Flat-Out Friday: Q&A, Take 1

I’m going to keep it as vague as possible for privacy and legal reasons, but today I’ll answer the non-health-related questions everyone asks after I tell them about the accident.

40d40-flatoutfriday

Yes, there is legal action pending.

I originally engaged a lawyer in Medicine Hat, but quickly realized that he was not interested in helping me get better, only in getting paid. I sat through an entire half-hour meeting in his office telling him that I was currently not seeing a doctor and needed help getting one only to have him say several times, “Well, you should just be doing whatever your doctor recommends”. Listen, much? My second attempt was met with much better results. I went to Calgary and engaged a large firm, and I now have every confidence in my representation.

Yes, I am currently receiving disability payments.

But these won’t last forever. In fact, the policy runs out after 104 weeks, so come August, I won’t be receiving anything else, including payments for weekly physiotherapy and monthly loss-of-income payments. That means whatever comes from the aforementioned legal action, it has to be enough to live on for the rest of ever, pay for my continued physiotherapy, pay for things like a pool membership to keep muscle tone and avoid causing more injury to my bones, and generally make up for the fact that I was run over by an armoured truck.

But, when you say armoured truck, what you really mean is…

No, when I say armoured truck, I mean that I can sit and watch documentaries on machines used by the Canadian Forces and compare tonnage to them. I mean that the truck weighed 10 tons. That’s 10,000 pounds. One of the fuzzy memories I have of the immediate aftermath is the police officer calling dispatch and having to repeat the weight of the truck three times to the person on the other end because they just didn’t believe it.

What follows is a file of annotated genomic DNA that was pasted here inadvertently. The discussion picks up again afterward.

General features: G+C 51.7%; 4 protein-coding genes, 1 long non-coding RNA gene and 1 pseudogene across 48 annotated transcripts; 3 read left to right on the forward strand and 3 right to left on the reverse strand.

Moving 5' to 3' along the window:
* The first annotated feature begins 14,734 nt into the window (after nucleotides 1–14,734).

Yes, the police were actively involved. But no, the driver was not criminally charged.

There is a on-the-scene report (which I have read), an official report (which I have not), a CSI report which documented all my injuries in full glorious technicolour photography, and many witness reports. I had a police escort to the hospital, police officers present while I was being assessed in the ER, and the police were the ones to contact MiniSir and let him know what happened before he was allowed to see me.

The driver was given a “failing to yield to a pedestrian” ticket and fined. I imagine that his career as a driver was over and I heard through the grapevine that he was dismissed from the company. But there is no criminal charge for almost killing someone; it’s only if you actually do.

Wow, it seems pretty cut and dried, then.

It does, doesn’t it? But the legal system works in mysterious ways, and between inconsistent medical attention and moving and all the rest of that stuff, it really has needed to take this long to get things sorted out. However, I will also say that if the company decides to contest it, they will have a long and expensive battle on their hands.


Any other questions? Send them along via email or Facebook PM. I’m sure I’ll have another Q&A in a few weeks, as I have some sensitive topics planned for upcoming posts. If I were you, I’d get the Kleenex handy.

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